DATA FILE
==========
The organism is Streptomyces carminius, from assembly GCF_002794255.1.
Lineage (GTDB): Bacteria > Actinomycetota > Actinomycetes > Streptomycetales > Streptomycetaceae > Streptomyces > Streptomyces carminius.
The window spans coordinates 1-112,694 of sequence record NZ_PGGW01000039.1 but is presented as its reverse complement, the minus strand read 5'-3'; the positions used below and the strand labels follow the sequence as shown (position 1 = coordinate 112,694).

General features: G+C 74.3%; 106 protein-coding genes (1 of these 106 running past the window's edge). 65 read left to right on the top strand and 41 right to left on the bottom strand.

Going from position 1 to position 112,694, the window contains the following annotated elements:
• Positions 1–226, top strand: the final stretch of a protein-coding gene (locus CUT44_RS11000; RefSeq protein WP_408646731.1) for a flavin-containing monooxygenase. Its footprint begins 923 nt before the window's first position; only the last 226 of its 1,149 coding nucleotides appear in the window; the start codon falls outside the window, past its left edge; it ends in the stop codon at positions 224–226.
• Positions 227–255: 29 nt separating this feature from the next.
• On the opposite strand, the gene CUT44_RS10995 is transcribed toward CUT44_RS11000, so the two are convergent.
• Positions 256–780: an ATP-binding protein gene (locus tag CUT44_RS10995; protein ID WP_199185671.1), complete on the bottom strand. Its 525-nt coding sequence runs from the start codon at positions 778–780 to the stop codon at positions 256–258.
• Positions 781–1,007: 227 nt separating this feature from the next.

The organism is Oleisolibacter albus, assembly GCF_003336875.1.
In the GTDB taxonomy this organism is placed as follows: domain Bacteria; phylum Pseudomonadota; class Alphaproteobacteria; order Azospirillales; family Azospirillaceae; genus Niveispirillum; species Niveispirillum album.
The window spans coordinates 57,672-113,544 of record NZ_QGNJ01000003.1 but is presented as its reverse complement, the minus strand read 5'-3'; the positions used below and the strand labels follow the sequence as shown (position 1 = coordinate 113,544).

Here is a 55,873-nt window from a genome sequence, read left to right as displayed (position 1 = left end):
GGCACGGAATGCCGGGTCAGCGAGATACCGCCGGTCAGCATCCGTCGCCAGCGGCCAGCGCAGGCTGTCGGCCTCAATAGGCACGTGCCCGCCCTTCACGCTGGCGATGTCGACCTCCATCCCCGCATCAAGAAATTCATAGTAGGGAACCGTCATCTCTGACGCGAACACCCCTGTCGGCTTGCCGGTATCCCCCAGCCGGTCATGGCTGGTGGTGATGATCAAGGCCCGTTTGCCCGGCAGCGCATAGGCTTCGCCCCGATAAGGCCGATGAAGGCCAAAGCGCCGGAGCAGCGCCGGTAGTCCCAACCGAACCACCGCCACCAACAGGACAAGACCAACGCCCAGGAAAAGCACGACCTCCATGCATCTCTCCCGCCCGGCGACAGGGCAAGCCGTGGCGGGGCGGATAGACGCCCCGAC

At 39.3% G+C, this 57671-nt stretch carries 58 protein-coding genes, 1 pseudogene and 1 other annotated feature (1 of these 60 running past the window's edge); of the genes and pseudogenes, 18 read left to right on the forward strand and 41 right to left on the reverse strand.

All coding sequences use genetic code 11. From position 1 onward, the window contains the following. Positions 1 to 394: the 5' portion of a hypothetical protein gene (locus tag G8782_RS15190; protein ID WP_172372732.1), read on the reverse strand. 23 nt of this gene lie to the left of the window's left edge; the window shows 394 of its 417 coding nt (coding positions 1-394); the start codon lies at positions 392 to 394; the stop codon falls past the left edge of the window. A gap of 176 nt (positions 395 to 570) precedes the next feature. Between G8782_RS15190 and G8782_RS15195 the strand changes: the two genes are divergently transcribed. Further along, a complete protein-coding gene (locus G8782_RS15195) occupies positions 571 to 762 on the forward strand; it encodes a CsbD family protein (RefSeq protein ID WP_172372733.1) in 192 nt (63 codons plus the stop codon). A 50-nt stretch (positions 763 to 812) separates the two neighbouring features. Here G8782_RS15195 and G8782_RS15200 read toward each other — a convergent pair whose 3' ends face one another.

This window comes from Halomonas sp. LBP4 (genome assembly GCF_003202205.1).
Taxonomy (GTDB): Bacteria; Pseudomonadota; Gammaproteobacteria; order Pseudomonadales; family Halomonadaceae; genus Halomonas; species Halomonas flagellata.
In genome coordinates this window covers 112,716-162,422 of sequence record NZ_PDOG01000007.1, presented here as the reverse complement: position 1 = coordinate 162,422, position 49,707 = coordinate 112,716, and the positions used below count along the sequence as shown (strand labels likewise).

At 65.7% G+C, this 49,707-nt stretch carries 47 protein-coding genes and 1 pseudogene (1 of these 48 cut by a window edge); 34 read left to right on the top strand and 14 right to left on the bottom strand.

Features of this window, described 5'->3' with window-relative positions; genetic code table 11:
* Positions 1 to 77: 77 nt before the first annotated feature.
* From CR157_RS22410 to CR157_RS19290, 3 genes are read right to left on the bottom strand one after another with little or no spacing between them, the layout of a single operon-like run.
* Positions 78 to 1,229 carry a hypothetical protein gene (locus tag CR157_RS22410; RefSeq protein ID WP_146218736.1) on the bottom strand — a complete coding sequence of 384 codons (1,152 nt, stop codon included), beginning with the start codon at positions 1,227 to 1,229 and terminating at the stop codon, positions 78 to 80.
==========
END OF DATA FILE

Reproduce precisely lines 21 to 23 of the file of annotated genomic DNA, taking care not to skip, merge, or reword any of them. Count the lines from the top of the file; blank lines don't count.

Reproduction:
At 65.7% G+C, this 49,707-nt stretch carries 47 protein-coding genes and 1 pseudogene (1 of these 48 cut by a window edge); 34 read left to right on the top strand and 14 right to left on the bottom strand.

Features of this window, described 5'->3' with window-relative positions; genetic code table 11:
* Positions 1 to 77: 77 nt before the first annotated feature.